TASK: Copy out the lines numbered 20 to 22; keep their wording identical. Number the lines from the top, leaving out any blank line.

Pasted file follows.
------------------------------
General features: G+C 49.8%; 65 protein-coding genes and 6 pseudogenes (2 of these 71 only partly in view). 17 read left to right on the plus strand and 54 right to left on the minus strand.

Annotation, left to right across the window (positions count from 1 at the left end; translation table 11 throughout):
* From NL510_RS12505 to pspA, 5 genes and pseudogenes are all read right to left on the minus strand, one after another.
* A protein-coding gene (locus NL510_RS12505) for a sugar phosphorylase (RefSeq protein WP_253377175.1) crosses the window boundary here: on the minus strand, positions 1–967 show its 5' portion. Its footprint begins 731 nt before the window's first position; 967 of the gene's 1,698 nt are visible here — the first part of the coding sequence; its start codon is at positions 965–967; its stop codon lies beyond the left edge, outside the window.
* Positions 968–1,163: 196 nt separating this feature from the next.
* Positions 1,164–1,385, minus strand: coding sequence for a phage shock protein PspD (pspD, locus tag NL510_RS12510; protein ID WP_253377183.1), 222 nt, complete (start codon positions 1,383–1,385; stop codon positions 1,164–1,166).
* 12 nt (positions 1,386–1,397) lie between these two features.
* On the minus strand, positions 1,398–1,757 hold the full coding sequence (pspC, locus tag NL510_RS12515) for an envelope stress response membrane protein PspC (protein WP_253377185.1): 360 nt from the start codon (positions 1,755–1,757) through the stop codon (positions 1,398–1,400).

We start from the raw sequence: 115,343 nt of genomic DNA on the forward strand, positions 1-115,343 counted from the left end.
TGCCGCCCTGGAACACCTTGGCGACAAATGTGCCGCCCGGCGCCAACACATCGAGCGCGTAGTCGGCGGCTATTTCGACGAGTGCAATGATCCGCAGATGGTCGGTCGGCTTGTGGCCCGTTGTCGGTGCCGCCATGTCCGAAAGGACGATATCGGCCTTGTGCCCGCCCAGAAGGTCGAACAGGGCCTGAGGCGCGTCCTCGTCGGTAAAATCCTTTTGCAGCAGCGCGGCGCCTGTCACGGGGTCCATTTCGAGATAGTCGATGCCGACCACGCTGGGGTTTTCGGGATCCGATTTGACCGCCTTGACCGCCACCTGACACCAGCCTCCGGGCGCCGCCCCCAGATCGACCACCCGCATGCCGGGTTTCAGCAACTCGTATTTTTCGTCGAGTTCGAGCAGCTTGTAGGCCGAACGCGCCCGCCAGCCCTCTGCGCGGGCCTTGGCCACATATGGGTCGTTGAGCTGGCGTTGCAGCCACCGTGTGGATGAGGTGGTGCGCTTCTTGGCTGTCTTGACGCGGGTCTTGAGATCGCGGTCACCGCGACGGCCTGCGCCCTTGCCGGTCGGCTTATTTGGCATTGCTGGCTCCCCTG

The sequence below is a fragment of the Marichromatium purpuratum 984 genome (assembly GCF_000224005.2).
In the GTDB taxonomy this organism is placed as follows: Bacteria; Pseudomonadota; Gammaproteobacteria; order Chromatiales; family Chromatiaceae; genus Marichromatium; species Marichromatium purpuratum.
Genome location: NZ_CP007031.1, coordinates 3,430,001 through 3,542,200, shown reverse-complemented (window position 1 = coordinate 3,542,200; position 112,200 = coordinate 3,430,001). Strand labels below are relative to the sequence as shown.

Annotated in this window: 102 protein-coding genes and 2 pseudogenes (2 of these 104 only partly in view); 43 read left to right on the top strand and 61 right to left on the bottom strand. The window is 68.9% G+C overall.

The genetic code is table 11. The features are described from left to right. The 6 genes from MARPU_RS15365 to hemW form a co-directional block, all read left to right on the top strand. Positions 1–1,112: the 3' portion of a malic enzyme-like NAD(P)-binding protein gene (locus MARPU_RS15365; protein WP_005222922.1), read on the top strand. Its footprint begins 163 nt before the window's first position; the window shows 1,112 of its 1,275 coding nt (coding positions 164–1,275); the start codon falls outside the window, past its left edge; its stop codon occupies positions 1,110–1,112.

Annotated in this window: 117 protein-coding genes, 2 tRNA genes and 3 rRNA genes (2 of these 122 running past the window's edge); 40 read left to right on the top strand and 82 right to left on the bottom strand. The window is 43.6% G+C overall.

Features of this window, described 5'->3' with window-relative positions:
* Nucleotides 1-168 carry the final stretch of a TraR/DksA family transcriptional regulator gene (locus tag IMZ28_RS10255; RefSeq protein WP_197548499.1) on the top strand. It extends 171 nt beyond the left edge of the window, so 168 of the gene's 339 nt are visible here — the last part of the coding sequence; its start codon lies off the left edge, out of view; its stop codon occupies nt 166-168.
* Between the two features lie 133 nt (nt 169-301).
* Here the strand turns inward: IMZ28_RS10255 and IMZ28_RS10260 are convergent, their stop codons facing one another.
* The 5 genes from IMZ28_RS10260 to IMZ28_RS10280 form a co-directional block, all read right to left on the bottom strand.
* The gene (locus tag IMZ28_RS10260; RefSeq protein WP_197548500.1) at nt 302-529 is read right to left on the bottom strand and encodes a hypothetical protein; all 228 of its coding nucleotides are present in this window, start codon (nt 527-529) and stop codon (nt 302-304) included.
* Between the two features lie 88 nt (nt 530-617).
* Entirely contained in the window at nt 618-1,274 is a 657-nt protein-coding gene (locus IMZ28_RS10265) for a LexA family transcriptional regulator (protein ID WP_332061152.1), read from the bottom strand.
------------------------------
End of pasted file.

* Here the strand turns inward: IMZ28_RS10255 and IMZ28_RS10260 are convergent, their stop codons facing one another.
* The 5 genes from IMZ28_RS10260 to IMZ28_RS10280 form a co-directional block, all read right to left on the bottom strand.
* The gene (locus tag IMZ28_RS10260; RefSeq protein WP_197548500.1) at nt 302-529 is read right to left on the bottom strand and encodes a hypothetical protein; all 228 of its coding nucleotides are present in this window, start codon (nt 527-529) and stop codon (nt 302-304) included.